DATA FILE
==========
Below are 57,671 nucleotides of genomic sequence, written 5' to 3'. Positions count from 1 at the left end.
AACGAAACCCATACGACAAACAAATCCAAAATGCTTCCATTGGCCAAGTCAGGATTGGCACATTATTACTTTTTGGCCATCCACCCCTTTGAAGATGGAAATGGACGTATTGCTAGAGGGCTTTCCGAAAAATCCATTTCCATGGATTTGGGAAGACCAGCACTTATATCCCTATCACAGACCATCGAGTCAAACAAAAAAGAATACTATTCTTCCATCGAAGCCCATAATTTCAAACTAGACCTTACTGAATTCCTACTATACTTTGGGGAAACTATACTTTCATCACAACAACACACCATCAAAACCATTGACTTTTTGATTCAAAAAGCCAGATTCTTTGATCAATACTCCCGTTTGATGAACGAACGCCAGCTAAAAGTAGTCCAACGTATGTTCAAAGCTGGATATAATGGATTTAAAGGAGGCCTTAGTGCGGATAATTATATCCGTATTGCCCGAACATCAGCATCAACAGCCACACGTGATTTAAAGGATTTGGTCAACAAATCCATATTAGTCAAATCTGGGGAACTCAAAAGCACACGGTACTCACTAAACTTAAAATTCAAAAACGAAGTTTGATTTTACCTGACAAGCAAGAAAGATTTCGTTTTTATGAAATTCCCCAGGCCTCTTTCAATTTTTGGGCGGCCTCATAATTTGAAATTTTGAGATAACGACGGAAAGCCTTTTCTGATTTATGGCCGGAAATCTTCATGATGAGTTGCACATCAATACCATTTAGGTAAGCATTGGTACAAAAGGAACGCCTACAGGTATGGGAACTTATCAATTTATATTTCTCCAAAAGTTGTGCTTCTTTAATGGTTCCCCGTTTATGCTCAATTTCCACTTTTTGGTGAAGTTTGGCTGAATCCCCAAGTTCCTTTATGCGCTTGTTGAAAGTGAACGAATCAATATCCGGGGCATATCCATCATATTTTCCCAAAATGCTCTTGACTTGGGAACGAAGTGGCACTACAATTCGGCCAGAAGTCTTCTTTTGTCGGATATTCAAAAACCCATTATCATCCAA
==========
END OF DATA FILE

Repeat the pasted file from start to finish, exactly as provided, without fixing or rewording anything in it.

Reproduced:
Below are 57,671 nucleotides of genomic sequence, written 5' to 3'. Positions count from 1 at the left end.
AACGAAACCCATACGACAAACAAATCCAAAATGCTTCCATTGGCCAAGTCAGGATTGGCACATTATTACTTTTTGGCCATCCACCCCTTTGAAGATGGAAATGGACGTATTGCTAGAGGGCTTTCCGAAAAATCCATTTCCATGGATTTGGGAAGACCAGCACTTATATCCCTATCACAGACCATCGAGTCAAACAAAAAAGAATACTATTCTTCCATCGAAGCCCATAATTTCAAACTAGACCTTACTGAATTCCTACTATACTTTGGGGAAACTATACTTTCATCACAACAACACACCATCAAAACCATTGACTTTTTGATTCAAAAAGCCAGATTCTTTGATCAATACTCCCGTTTGATGAACGAACGCCAGCTAAAAGTAGTCCAACGTATGTTCAAAGCTGGATATAATGGATTTAAAGGAGGCCTTAGTGCGGATAATTATATCCGTATTGCCCGAACATCAGCATCAACAGCCACACGTGATTTAAAGGATTTGGTCAACAAATCCATATTAGTCAAATCTGGGGAACTCAAAAGCACACGGTACTCACTAAACTTAAAATTCAAAAACGAAGTTTGATTTTACCTGACAAGCAAGAAAGATTTCGTTTTTATGAAATTCCCCAGGCCTCTTTCAATTTTTGGGCGGCCTCATAATTTGAAATTTTGAGATAACGACGGAAAGCCTTTTCTGATTTATGGCCGGAAATCTTCATGATGAGTTGCACATCAATACCATTTAGGTAAGCATTGGTACAAAAGGAACGCCTACAGGTATGGGAACTTATCAATTTATATTTCTCCAAAAGTTGTGCTTCTTTAATGGTTCCCCGTTTATGCTCAATTTCCACTTTTTGGTGAAGTTTGGCTGAATCCCCAAGTTCCTTTATGCGCTTGTTGAAAGTGAACGAATCAATATCCGGGGCATATCCATCATATTTTCCCAAAATGCTCTTGACTTGGGAACGAAGTGGCACTACAATTCGGCCAGAAGTCTTCTTTTGTCGGATATTCAAAAACCCATTATCATCCAA